Thomas Tretter

Thomas Tretter
Director, Gheens Science Hall & Rauch Planetarium, Professor, Science Education
Co-Director, Center for Research in Mathematics and Science Teacher Development

Department of Middle and Secondary Education
Room 289 - College of Education and Human Development
502-852-0595
tom.tretter @ louisville.edu

Dr. Tretter's curriculum vitae [PDF]

Biography

After Bachelor (Rose-Hulman Institute of Technology) and Master (Caltech) degrees in Electrical Engineering, I joined the Peace Corps to become a high school mathematics teacher in Gabon, Africa. After that experience, I realized I wanted to teach and spent the next 10 years in middle and high school mathematics and science classrooms in South Carolina, North Carolina, and Sudan. I joined the University of Louisville faculty as a science educator in 2004 after earning my doctorate in science education at University of North Carolina-Chapel Hill.

My passion for science education revolves around supporting students in making sense of natural phenomena – understanding how and why things happen, being able to plan and predict how to change things. This probably emerged from my experiences growing up on a beef cattle farm in the Midwest where “figuring things out” was a daily expectation. My work at UofL includes working with preservice and inservice science teachers, and my favorite part of that work is being in classrooms with those teachers interacting with students. I’ve been able to use my own daughter as a test case as she progresses through public elementary and middle schools (so far), which includes many exposures to our university planetarium since I am the director of that facility. These experiences guide the strands of my research into studying how both students and teachers learn, and exploring how to continuously improve our system for science education. I enjoy the privilege of interacting with others in the science education community: classroom teachers, district administrators, state department of education, and university science education faculty across the world.

Educational Background

  • Ed.D., Curriculum and Instruction, University of North Carolina at Chapel Hill, 2004. Focus on secondary science education.
  • Teaching Certification (1993) in physics and secondary mathematics, University of South Carolina, Columbia, South Carolina.
  • Masters of Science (1987) in Electrical Engineering, California Institute of Technology, Pasadena, California. Concentration on control systems.
  • Bachelors of Science (1986) in Electrical Engineering and German Translator’s Certificate, summa cum laude, Rose-Hulman Institute of Technology, Terre Haute, Indiana.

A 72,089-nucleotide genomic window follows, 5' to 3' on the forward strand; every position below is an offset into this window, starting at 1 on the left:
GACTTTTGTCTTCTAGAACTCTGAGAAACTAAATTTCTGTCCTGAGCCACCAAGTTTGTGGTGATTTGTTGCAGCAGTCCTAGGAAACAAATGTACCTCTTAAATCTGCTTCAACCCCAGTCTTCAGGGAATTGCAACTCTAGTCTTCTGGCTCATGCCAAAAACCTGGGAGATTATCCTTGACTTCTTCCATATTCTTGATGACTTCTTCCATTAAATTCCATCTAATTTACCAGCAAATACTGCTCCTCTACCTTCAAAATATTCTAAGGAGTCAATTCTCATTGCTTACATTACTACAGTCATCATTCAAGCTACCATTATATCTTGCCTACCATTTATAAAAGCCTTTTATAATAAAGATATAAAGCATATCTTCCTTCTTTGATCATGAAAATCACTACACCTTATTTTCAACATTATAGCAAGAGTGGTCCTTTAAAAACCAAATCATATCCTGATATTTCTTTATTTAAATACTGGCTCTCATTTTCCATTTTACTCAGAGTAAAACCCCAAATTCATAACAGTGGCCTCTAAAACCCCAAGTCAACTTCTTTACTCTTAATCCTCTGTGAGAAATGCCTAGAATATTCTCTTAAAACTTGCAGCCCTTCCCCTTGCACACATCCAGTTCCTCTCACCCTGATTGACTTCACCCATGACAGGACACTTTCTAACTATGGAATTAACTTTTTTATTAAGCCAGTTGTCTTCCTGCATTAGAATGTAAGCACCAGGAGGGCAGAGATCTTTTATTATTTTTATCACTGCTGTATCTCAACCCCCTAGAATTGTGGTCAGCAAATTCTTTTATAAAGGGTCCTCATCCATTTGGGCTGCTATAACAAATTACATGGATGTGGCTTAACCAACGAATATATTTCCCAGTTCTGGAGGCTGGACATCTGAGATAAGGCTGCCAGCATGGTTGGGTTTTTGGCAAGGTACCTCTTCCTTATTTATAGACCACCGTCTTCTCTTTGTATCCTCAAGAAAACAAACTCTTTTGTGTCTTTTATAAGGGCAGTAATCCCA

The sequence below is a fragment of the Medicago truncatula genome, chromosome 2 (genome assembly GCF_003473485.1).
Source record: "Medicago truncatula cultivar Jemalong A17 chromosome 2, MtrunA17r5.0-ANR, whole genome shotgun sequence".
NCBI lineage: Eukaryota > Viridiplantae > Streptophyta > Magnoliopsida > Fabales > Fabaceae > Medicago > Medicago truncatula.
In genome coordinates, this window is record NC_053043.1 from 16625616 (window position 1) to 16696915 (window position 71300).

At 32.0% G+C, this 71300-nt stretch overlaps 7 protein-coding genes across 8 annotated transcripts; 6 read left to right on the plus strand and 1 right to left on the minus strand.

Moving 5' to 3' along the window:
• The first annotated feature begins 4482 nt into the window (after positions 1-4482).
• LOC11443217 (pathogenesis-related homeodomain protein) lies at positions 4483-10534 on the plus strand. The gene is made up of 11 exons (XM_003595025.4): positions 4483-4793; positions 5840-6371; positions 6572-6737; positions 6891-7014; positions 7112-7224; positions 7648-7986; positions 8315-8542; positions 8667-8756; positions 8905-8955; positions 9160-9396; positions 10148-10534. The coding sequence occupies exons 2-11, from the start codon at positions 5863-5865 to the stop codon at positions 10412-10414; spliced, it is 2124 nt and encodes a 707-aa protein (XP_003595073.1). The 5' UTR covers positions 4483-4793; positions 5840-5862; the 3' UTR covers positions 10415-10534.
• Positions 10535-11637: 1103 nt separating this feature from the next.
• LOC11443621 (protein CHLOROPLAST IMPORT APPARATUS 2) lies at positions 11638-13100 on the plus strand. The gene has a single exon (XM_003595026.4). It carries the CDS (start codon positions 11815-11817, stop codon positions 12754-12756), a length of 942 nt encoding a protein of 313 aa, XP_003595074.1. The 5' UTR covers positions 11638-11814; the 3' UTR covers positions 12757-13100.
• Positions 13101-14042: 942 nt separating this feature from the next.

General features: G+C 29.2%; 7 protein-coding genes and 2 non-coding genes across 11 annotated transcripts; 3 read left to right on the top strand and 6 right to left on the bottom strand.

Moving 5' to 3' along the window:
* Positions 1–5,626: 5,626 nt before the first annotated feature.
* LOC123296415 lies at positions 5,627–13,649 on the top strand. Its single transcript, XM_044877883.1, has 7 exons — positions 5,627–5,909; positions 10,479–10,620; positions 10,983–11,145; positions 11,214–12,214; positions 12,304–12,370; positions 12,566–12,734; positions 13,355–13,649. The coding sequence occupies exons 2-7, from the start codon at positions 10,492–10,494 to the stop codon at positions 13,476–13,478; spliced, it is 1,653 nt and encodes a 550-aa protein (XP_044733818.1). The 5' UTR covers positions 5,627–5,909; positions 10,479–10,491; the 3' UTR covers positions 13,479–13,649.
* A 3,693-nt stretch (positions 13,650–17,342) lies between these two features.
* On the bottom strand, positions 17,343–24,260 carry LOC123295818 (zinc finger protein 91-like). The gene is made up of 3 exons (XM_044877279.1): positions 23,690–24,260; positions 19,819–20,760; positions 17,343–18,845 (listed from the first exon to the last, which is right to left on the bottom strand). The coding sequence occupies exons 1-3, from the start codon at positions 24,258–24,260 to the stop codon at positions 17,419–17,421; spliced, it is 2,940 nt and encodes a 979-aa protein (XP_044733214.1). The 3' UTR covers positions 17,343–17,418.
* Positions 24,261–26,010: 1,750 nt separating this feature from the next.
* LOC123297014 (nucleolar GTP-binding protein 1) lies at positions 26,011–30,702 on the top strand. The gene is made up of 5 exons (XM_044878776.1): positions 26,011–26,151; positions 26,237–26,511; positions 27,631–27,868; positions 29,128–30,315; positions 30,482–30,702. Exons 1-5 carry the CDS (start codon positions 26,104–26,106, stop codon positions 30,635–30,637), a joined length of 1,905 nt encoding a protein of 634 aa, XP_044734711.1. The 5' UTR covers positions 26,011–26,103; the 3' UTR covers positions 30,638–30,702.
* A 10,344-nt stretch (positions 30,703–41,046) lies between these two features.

Teaching Areas

  • Middle and High School Science Education
  • Graduate Topics in Science Education
  • Doctoral Research and Scholarly Development courses

Research Interests

  • Science Teacher Education
  • Undergraduate STEM education
  • Conceptions of scale and scaling in science
  • Learning with Data Visualizations
  • Applications of Quantitative Methodologies

Professional Activities

  • Editorial Boards: (2009-present) Journal of Science Teacher Education, (2007-2010) Journal of Research in Science Teaching, (2007-present) Journal of NanoEducation
  • Publications Committee (2012-2015), Association for Science Teacher Education
  • Institute for Education Sciences (IES) Principal Grant Review Panel member for Mathematics and Science Education funding program (2011-2014)
  • National Science Foundation (NSF) Grant Reviewer (2008-present)

Honors and Awards

  • 2010 National Association for Research in Science Teaching (NARST) Early Career Research Award
  • 2008, 2007, 2006 Kentuckiana Metroversity Award for Instructional Development
  • Outstanding Dissertation Award 2004, National Association for Research in Science Teaching (NARST)
  • Teacher of the Year, Southern High School, Durham, NC (2000-2001)
  • Tau Beta Pi Fellow (nationally competitive engineering honor society fellowship) (1986-1987)

Professional Memberships

  • American Educational Research Association (AERA)
  • National Association for Research in Science Teaching (NARST)
  • Association for Science Teacher Educators (ASTE)
  • National Science Teachers Association (NSTA)
  • Kentucky Science Teachers Association (KSTA)

Publications

  • Tretter, T. R., Jones, M. G. & Falvo, M. (2010). Impact of introductory nanoscience course on college freshmen’s conceptions of spatial scale. Journal of Nano Education, 2(1/2), 53-66.
  • Saderholm, J., & Tretter, T. R. (2008). Identification of the most critical content knowledge base for middle school science teachers. Journal of Science Teacher Education, 19(3), 269-283.
  • Tretter, T. R. (2008). Nanoscience and conceptions of size and scale in pre-college education. In A. E. Sweeney and S. Seal (Eds.), Nanoscale Science and Engineering Education. Stevenson Ranch, CA: American Scientific Publishers.
  • Tretter, T. R. (2006). Conceptualizing nanoscale. The Science Teacher, 73(9), 28-31.
  • Tretter, T. R., Jones, M. G., & Minogue, J. (2006). Accuracy of scale conceptions in science: Mental maneuverings across many orders of spatial magnitude. Journal of Research in Science Teaching, 43(10), 1061-1085.
  • Tretter, T. R., Jones, M. G., Andre, T., Negishi, A., & Minogue, J. (2006). Conceptual boundaries and distances: Students' and experts' concepts of the scale of scientific phenomena. Journal of Research in Science Teaching, 43(3), 282-319.
  • Tretter, T. R. (2005). Godzilla versus scaling laws of physics. The Physics Teacher, 43(8), 530-532.